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Migrating from setup.exe to a Windows based installer



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October 27, 2009 11:45 am

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Introduction

To change your product’s installation package from a setup.exe to msi requires the un-installation and re-installation of your product, thereby losing all your configurations.

There is no upgrade path available when moving from exe to msi. With lots of installer frameworks available for developers, providing an upgrade path becomes a serious concern when shifting to a standard installation framework like Windows Installer.

This article proposes a method wherein the end user can upgrade to the new version though the install engine used is different from the one used to install the previous version. It provides the following advantages to the end user:

  • Easy migration of the product from a setup.exe install engine to Windows Installer
  • Retaining configuration which gets lost on uninstall-reinstall procedure
  • Minimized User time/effort by performing an upgrade
  • Assumptions:- Setup.exe is build using Installshield IDE.

While upgrading from a third party installation framework to Windows installer proposes a series of steps(optional, depending on the installer functions and install engine from which the upgrade is happening) that are to be performed in sequence. The steps should be incorporated into the source file of the MSI(new version of the product).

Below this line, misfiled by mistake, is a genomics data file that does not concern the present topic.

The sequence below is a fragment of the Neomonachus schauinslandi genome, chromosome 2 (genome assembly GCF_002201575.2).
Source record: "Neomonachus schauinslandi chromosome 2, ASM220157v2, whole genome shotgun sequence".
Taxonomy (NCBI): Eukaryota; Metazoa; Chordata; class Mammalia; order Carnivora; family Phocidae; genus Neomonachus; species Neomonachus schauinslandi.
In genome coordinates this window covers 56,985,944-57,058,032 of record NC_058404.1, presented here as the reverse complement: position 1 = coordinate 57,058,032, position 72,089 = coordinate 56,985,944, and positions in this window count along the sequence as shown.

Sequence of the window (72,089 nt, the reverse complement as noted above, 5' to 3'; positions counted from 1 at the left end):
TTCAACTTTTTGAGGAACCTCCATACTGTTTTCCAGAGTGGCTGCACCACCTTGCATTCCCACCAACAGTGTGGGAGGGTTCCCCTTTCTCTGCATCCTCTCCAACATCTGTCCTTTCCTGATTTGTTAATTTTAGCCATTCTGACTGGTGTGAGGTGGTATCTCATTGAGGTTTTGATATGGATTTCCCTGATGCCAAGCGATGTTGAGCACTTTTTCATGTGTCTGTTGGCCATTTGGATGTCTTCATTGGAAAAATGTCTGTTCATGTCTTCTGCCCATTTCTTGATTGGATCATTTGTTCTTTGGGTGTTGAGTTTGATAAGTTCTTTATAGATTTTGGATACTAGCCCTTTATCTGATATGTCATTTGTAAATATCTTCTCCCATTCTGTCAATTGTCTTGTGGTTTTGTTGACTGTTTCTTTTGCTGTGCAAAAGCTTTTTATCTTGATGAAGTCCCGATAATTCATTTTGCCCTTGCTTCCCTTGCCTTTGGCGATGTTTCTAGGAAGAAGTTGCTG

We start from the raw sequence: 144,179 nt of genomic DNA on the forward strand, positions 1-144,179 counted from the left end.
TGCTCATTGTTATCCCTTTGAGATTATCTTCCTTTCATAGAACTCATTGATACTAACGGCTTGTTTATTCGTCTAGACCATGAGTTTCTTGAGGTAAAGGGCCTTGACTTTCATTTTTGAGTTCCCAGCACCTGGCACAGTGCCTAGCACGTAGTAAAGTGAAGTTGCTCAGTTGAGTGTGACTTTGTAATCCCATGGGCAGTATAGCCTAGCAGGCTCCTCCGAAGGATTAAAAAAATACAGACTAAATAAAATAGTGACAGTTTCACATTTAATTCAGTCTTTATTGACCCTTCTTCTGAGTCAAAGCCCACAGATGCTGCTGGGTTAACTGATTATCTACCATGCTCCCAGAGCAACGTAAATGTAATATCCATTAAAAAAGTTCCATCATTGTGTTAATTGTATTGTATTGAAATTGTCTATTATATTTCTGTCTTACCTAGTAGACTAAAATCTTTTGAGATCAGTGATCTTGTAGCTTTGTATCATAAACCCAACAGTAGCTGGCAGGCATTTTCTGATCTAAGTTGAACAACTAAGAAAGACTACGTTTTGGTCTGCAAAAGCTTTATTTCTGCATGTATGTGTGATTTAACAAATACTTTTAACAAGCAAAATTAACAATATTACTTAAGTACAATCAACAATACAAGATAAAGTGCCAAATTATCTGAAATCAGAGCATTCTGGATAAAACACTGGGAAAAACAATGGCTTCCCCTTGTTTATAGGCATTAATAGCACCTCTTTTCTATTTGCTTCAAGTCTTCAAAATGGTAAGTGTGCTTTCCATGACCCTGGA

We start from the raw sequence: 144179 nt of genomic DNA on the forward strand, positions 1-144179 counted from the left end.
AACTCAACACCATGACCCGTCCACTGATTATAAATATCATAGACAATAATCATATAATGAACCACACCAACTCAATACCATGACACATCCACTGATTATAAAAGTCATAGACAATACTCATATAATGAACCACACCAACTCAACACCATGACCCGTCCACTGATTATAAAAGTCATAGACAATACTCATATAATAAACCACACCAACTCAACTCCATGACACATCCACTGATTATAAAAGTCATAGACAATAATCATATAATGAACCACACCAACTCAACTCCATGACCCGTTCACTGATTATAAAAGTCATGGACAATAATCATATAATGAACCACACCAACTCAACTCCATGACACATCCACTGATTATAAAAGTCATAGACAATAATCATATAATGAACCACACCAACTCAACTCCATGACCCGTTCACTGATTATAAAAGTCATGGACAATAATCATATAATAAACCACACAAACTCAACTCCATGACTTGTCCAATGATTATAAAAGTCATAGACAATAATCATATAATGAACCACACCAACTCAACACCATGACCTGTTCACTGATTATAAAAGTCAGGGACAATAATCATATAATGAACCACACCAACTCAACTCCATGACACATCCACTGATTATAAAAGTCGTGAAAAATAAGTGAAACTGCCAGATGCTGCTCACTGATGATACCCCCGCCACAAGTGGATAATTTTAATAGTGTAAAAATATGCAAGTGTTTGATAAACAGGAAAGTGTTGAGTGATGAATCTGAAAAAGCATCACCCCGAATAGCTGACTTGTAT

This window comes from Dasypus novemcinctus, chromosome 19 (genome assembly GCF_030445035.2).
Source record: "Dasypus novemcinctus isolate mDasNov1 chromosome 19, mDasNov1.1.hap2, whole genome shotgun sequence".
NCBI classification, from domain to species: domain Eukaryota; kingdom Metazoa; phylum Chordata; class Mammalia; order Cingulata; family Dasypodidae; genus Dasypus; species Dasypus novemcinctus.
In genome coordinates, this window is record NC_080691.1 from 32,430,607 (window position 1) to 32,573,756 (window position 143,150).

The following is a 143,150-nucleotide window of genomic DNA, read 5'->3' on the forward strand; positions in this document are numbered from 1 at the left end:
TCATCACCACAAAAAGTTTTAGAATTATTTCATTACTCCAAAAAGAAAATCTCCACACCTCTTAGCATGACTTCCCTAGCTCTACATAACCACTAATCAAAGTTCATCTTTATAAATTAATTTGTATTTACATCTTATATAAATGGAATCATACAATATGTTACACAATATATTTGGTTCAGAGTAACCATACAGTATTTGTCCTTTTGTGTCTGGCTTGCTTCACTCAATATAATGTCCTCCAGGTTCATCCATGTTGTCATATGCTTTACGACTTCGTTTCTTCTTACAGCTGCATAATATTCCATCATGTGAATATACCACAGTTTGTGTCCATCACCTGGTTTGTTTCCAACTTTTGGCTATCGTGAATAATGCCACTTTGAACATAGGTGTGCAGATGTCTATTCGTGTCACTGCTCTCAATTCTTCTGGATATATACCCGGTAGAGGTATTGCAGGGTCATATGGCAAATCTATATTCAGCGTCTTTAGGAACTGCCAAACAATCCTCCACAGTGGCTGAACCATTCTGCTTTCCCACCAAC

The steps are described below:

  • Check if upgrade is possible.
  • Populate install directory
  • Export Configuration registry entries/keys created by the product into a back up file
  • Upgrade to an intermediate version of the product which can read the log files created by the older version and store it into a text file.
  • Uninstall the product with the uninstall string
  • Ensure the uninstallation has not marked files in use for deletion on reboot.
  • Read the text file and assign public property values for the new installation
  • Import the back up files created in Step 3 into application’s configuration registries.

The steps mentioned above ensure:

  1. Configuration Information is retained. Configuration Information includes setting environment variables, changing Ini Files, registry settings, modifying XML files, ODBC settings etc.
  2. User selection from the previous installation is acquired for upgrade. It includes all UI properties and public properties required for installing the new version
  3. New files are copied and old files are deleted.

    Taking an example of providing an upgrade path from Installscript based installation (Setup.exe) to Windows Installer (MSI).
  • Step 1: The UninstallString registry entry in HKLM\SOFTWARE\Microsoft\Windows\CurrentVersion\Uninstall\<pdt-guid> helps in detecting if a fresh install or an upgrade should happen. The presence of UninstallString is an indication that an upgrade should happen.